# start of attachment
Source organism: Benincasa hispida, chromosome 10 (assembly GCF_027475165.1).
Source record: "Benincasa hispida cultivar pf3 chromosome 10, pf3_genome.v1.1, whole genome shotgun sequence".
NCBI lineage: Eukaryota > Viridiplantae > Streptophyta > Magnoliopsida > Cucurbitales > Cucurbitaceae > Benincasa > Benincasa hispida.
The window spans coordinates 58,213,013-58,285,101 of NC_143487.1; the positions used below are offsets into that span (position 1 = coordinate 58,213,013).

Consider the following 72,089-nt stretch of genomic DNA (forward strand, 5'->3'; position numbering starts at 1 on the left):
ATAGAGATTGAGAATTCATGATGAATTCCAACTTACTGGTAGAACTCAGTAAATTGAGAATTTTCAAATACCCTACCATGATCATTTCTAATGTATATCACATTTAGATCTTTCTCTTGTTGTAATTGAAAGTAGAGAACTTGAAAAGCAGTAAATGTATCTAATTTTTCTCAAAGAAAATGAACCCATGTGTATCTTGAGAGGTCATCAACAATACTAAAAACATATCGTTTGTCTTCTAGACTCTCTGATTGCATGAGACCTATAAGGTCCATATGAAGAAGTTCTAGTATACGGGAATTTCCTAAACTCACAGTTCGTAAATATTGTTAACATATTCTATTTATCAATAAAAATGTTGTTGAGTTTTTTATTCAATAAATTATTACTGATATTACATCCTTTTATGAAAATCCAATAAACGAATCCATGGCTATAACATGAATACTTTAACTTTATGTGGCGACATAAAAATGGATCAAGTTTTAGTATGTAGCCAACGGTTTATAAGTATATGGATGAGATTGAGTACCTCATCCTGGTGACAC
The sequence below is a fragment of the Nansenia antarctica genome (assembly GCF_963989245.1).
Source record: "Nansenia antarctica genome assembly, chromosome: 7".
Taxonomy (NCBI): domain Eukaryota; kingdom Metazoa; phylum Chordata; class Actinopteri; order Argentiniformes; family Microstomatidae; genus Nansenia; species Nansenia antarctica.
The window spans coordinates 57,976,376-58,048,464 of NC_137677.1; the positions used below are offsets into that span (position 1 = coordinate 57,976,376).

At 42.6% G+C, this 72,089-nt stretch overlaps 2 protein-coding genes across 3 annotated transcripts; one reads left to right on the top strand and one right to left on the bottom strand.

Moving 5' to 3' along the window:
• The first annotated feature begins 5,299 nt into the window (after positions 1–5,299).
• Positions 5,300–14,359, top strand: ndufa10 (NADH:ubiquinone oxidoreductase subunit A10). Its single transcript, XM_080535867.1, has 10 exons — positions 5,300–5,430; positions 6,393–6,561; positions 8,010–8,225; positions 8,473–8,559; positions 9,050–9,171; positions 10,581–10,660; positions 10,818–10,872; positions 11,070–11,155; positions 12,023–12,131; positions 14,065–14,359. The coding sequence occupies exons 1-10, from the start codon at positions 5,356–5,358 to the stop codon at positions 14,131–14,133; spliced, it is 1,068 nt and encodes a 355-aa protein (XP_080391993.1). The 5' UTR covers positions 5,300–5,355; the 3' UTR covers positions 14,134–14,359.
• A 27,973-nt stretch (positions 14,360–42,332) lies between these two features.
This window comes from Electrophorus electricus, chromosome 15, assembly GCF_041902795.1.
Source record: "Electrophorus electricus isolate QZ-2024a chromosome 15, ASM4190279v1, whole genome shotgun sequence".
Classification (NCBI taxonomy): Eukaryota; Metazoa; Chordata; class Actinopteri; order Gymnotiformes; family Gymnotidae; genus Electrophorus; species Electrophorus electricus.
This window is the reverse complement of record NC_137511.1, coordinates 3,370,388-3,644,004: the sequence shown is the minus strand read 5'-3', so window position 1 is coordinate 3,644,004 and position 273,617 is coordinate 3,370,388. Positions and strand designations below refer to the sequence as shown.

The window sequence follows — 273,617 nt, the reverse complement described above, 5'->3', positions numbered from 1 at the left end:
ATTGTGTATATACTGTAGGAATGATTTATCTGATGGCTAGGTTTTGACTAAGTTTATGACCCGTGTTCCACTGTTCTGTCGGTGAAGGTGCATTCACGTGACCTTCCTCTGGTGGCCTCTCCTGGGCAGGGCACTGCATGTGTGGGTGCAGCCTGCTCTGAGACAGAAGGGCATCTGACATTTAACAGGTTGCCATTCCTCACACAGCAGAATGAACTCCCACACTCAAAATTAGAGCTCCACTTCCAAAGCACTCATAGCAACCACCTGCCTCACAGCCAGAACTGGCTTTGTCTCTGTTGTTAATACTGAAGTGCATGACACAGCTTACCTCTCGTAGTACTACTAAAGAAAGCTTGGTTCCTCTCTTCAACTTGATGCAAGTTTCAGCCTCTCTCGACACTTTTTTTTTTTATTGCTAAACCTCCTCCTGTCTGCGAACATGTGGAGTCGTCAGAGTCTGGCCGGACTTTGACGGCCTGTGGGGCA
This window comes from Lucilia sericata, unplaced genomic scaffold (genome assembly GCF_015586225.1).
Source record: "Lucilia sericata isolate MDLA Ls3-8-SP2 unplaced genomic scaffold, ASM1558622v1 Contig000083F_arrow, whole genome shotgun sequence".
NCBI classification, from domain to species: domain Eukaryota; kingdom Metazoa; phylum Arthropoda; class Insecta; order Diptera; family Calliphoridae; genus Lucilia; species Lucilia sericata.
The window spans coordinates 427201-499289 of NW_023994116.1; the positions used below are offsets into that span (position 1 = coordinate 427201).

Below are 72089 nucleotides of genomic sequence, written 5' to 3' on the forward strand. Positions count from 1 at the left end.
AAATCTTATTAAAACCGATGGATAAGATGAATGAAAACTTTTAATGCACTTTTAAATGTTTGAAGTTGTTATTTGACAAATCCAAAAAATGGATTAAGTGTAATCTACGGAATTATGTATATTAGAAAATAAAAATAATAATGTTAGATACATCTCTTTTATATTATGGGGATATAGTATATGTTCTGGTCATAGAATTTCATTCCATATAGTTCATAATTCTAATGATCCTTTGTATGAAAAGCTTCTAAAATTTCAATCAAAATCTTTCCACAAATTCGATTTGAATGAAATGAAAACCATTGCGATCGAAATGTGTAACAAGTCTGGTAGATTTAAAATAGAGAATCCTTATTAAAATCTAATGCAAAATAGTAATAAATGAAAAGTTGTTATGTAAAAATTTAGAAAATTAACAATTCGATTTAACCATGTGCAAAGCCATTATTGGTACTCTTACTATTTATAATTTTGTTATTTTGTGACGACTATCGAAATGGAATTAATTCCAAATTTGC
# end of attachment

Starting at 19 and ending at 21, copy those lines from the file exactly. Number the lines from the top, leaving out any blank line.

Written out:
This window is the reverse complement of record NC_137511.1, coordinates 3,370,388-3,644,004: the sequence shown is the minus strand read 5'-3', so window position 1 is coordinate 3,644,004 and position 273,617 is coordinate 3,370,388. Positions and strand designations below refer to the sequence as shown.

The window sequence follows — 273,617 nt, the reverse complement described above, 5'->3', positions numbered from 1 at the left end:
ATTGTGTATATACTGTAGGAATGATTTATCTGATGGCTAGGTTTTGACTAAGTTTATGACCCGTGTTCCACTGTTCTGTCGGTGAAGGTGCATTCACGTGACCTTCCTCTGGTGGCCTCTCCTGGGCAGGGCACTGCATGTGTGGGTGCAGCCTGCTCTGAGACAGAAGGGCATCTGACATTTAACAGGTTGCCATTCCTCACACAGCAGAATGAACTCCCACACTCAAAATTAGAGCTCCACTTCCAAAGCACTCATAGCAACCACCTGCCTCACAGCCAGAACTGGCTTTGTCTCTGTTGTTAATACTGAAGTGCATGACACAGCTTACCTCTCGTAGTACTACTAAAGAAAGCTTGGTTCCTCTCTTCAACTTGATGCAAGTTTCAGCCTCTCTCGACACTTTTTTTTTTTATTGCTAAACCTCCTCCTGTCTGCGAACATGTGGAGTCGTCAGAGTCTGGCCGGACTTTGACGGCCTGTGGGGCA